Writing Down the Bones
Professor Writes History Focusing on Lubbock Lake Landmark site
An afternoon trip with his grandson to the Lubbock Lake Landmark site three years ago sent Paul H. Carlson, director of the Center for the Southwest at Texas Tech University, on a journey that he didn't expect.
That journey lasted two and a half years, a period in which he pored over as many as 400 archeological, anthropological and geological papers and books about the location, which is one of the nation's most important archeological sites. The result of his efforts is "Deep Time and the Texas High Plains: History and Geology," a historical account of the site and the Llano Estacado published in November by Texas Tech University Press.
Carlson says he decided to write the book after several visits to the site and its gift shop, where there weren't many books.
"They had some coloring books and some technical studies. But there was no general history on the Lubbock Lake site. I wanted to learn more, so I decided to try my hand at a little book," he says.
Carlson describes the formation of the Llano Estacado, how animals from mammoths to ancient bison came to the site for water, and how game animals might have drawn the first humans to the lake about 12,000 years ago.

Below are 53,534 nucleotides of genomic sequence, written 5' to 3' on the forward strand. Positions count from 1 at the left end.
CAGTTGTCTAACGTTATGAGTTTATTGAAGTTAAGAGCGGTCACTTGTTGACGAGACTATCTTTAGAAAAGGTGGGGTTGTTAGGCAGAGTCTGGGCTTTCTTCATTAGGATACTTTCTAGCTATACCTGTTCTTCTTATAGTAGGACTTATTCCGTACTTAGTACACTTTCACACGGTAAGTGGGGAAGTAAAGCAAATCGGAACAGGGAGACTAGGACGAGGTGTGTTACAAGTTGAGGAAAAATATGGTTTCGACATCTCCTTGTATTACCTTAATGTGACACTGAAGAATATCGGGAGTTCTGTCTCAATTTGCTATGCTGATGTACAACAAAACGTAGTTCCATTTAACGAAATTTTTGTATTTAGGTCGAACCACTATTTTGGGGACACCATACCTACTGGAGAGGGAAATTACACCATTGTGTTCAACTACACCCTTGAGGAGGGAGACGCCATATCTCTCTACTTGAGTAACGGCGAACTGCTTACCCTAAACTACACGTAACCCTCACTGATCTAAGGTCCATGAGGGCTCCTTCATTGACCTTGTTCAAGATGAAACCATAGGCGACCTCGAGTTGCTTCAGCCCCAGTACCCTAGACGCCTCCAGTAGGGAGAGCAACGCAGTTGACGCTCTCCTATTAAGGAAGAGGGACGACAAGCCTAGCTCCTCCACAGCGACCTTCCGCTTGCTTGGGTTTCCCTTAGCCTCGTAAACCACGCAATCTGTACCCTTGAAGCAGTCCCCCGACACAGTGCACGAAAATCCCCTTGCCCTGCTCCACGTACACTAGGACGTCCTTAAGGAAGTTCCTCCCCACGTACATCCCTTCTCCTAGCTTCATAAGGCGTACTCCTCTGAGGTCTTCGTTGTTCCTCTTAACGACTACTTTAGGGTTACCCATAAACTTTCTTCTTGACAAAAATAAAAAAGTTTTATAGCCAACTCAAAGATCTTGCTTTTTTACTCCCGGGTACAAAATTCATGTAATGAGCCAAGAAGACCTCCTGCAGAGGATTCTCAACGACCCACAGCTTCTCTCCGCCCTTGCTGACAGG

The site's archaeological importance became evident in the mid-1930s, Carlson says. During the Dust Bowl, farmers and homeowners drilled more wells for irrigation and drinking water, which dropped the water table in the Ogallala Aquifer. More demand on the aquifer caused the lake to dry up.
City officials dredged the lake, thinking the springs feeding it had filled with silt. As the lake filled again, two cousins exploring the area found an ancient Folsom-era spearhead and took it to William Curry Holden – a key player in Texas Tech University's Department of History and Anthropology.
Holden immediately recognized the significance of the finding and began excavations, and the lake area became one of the most important archaeological sites in the country. Remains of ancient armadillos, bears, elephants and evidence of early humans have been uncovered by archaeologists.
"It's a significant place for historians," Carlson says. "Here was a waterhole for thousands of years that watered buffalo herds. When the Indians came, it served as a source of water for them. When the Comanches and Apaches came with their European horses, they watered thousands of their horses at the site. After cattlemen arrived with their herds, the place watered tens of thousands of cattle.
"I think the whole story is fascinating, and that's why I wanted to tell it. We can get bits and pieces of the story here and there, but my book tries to tell a larger story," he says.